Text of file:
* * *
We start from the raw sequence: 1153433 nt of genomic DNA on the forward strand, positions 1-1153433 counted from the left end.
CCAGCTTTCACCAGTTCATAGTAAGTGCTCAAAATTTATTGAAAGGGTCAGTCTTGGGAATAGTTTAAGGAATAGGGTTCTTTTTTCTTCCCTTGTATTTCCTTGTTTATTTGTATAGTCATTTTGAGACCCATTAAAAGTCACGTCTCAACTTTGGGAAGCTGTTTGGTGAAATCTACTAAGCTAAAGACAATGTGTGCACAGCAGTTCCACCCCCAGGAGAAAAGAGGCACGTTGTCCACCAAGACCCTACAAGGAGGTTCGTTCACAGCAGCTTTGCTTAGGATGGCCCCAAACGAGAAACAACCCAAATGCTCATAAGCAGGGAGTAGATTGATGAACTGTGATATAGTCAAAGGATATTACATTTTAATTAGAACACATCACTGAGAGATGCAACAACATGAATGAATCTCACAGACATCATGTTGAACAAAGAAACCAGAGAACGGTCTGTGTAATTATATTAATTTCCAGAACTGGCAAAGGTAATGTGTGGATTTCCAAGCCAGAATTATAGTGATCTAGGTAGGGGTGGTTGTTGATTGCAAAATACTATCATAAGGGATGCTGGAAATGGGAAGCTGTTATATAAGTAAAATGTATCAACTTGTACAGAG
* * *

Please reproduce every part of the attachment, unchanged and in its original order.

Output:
We start from the raw sequence: 1153433 nt of genomic DNA on the forward strand, positions 1-1153433 counted from the left end.
CCAGCTTTCACCAGTTCATAGTAAGTGCTCAAAATTTATTGAAAGGGTCAGTCTTGGGAATAGTTTAAGGAATAGGGTTCTTTTTTCTTCCCTTGTATTTCCTTGTTTATTTGTATAGTCATTTTGAGACCCATTAAAAGTCACGTCTCAACTTTGGGAAGCTGTTTGGTGAAATCTACTAAGCTAAAGACAATGTGTGCACAGCAGTTCCACCCCCAGGAGAAAAGAGGCACGTTGTCCACCAAGACCCTACAAGGAGGTTCGTTCACAGCAGCTTTGCTTAGGATGGCCCCAAACGAGAAACAACCCAAATGCTCATAAGCAGGGAGTAGATTGATGAACTGTGATATAGTCAAAGGATATTACATTTTAATTAGAACACATCACTGAGAGATGCAACAACATGAATGAATCTCACAGACATCATGTTGAACAAAGAAACCAGAGAACGGTCTGTGTAATTATATTAATTTCCAGAACTGGCAAAGGTAATGTGTGGATTTCCAAGCCAGAATTATAGTGATCTAGGTAGGGGTGGTTGTTGATTGCAAAATACTATCATAAGGGATGCTGGAAATGGGAAGCTGTTATATAAGTAAAATGTATCAACTTGTACAGAG